#4: Ensure consistency throughout.
Make sure your font, indentations, dialogue, chapter placement (putting a page break for each new chapter), and paragraphs are all consistent before sending your manuscript to an editor. If you’re submitting to a publisher and they have a specific “house style” or submission format, be sure to follow it as best you can; it will be listed on their website. Those styles, such as the Chicago Manual of Style, are described online and can be great resources to reference as you’re editing. Elements of your own style decisions, like the choice to italicize dreams, for example, should keep the same format throughout the entire piece. This makes your work uniform and easier to read, which means your editor—and, later, readers—can focus on the creative content you worked so hard to write rather than being distracted by inconsistencies.
#5: Use the “find” tool.
Using the “find” tool in your preferred writing platform can help you jump to a specific word or section (can’t recall what color the character’s eyes were? Look up “eyes” and it will narrow the search), generally helping you navigate more easily during the editing process. However, there’s another use for this tool: look up how often you repeat certain words or phrases. For example, if you’re writing an emotional piece where a character or two frowns, look up the word frown to see how often it’s been used. You can also use it to check variations between technically-correct spellings, like “gray” and “grey.” This is an easy way to find repetition in your manuscript and you can then work on adjusting your word choice for more variety.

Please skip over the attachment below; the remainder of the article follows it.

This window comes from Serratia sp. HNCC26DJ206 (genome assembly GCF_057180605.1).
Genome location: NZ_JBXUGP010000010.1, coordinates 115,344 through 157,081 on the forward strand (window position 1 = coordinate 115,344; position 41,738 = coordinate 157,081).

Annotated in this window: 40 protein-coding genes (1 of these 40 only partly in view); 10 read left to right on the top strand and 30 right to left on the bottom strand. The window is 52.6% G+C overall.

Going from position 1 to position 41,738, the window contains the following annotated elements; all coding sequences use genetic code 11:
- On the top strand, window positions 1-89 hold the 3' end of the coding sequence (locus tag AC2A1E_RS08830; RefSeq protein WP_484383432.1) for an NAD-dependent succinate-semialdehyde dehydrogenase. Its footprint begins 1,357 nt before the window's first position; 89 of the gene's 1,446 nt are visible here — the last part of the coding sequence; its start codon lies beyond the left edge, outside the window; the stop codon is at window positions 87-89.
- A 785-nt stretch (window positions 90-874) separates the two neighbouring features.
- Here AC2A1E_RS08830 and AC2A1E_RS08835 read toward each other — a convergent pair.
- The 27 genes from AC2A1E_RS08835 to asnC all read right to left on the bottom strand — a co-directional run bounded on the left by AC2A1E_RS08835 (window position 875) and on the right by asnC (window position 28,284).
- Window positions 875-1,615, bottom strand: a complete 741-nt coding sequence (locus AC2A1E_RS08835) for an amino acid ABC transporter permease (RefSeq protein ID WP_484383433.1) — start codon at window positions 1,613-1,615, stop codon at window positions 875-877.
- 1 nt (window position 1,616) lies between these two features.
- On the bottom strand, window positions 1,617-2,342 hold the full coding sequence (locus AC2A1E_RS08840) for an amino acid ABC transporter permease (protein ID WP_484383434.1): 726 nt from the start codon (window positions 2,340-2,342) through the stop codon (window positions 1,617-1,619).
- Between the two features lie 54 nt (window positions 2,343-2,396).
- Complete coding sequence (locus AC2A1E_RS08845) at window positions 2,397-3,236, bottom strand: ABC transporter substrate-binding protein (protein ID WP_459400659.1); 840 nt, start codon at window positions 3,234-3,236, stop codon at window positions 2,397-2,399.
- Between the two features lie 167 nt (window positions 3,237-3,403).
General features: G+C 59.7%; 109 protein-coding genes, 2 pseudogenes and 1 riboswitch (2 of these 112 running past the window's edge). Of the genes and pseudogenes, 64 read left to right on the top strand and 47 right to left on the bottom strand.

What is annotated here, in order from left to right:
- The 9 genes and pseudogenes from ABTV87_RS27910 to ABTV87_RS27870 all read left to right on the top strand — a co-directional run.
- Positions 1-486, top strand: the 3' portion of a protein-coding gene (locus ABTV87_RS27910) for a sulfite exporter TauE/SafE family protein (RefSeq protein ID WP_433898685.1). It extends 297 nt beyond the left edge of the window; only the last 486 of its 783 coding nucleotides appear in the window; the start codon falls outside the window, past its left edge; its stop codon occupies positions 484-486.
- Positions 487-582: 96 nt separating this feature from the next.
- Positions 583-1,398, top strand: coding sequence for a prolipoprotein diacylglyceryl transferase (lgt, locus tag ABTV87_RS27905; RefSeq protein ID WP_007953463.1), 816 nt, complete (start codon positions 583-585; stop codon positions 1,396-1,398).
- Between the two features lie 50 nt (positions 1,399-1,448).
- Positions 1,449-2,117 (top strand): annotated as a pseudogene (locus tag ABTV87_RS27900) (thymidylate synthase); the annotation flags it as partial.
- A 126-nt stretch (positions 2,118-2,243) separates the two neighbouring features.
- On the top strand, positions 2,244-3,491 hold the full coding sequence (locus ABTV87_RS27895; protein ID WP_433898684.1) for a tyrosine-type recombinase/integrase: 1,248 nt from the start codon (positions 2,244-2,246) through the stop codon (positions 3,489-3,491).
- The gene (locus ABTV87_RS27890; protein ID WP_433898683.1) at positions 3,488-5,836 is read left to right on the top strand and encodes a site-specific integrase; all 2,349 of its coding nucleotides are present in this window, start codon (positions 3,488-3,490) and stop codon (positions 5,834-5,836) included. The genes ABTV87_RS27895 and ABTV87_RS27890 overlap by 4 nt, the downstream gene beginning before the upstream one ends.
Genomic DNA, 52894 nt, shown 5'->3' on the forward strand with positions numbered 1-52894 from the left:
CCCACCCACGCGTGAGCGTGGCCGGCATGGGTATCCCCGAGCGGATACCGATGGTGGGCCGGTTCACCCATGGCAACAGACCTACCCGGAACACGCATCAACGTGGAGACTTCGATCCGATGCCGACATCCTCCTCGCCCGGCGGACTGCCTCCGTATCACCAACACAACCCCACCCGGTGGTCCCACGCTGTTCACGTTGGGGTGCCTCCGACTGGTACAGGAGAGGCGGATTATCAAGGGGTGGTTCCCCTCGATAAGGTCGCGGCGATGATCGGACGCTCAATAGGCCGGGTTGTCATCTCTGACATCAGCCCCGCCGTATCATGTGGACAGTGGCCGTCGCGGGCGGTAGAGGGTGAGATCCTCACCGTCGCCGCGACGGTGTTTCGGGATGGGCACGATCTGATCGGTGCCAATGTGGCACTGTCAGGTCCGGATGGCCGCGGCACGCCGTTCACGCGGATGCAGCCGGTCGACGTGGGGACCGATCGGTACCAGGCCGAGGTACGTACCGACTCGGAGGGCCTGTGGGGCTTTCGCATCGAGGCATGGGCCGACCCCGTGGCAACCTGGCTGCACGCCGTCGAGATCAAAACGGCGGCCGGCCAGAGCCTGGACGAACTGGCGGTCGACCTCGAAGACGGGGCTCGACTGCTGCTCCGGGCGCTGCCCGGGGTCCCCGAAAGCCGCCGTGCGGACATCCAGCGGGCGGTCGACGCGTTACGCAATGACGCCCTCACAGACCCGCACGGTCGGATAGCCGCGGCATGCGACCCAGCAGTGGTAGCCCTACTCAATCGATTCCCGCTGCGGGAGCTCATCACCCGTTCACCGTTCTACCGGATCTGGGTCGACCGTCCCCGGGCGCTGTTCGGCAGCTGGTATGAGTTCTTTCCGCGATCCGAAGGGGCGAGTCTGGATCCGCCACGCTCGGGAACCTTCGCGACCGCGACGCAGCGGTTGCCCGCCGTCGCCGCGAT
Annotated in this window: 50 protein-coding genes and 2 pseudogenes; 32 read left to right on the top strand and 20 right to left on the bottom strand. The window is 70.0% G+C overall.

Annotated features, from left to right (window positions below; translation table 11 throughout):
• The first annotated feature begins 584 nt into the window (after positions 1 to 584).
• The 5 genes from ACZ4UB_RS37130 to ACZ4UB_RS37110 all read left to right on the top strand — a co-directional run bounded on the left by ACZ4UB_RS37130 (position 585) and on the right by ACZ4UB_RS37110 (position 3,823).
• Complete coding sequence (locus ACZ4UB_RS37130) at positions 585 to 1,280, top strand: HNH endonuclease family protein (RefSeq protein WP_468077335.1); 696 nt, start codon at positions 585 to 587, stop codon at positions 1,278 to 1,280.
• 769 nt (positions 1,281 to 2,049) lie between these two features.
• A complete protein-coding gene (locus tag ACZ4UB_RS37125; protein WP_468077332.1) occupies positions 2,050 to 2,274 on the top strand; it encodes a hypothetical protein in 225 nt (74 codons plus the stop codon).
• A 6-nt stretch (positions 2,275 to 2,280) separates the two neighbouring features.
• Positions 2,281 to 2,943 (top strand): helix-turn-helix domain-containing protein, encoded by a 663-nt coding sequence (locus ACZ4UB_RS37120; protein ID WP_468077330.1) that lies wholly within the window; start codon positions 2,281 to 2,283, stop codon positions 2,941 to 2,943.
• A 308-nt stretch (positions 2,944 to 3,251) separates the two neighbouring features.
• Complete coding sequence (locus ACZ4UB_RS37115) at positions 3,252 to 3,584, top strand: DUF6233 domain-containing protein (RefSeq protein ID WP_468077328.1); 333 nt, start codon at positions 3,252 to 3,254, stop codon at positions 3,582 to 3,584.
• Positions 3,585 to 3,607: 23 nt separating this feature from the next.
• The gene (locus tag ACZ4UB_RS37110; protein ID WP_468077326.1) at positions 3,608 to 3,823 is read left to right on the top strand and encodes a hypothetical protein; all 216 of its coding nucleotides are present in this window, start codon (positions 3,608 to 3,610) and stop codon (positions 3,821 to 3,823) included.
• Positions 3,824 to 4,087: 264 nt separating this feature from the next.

It’s important to keep in mind that copy editing is a separate step in the writing process; do your best not to edit while in the drafting stage! You will slow yourself down or even bring your writing to a halt, if you focus on line-level errors and improvements as you progress. You also don’t want to work on copy editing before you’ve gone through your developmental editing stage or you may find you spent time copy editing content that you’re not even keeping!
Finally, always remember: you’ve got this.
Editor’s Note: Josha Publishing, LLC, only considers completed manuscripts during the submissions process, which means that it should have already been through at least one developmental edit before it has been submitted. However, our editors do take on freelance work and may be contacted via their websites for developmental work independent of their roles with Josha. Please note that the editing process discussed in this post may or may not reflect the process an author experiences if they’ve submitted their manuscript to Josha for publication, as the editorial needs for each manuscript vary.
Josha Publishing, LLC is a woman-founded, woman-owned, and woman-run company that is passionate about books, stories, and the power of words to change lives. Learn more about us here and remember to sign up for our newsletter to find out about new content, new books, and submissions update.
Editing Tips Part 5:Tweet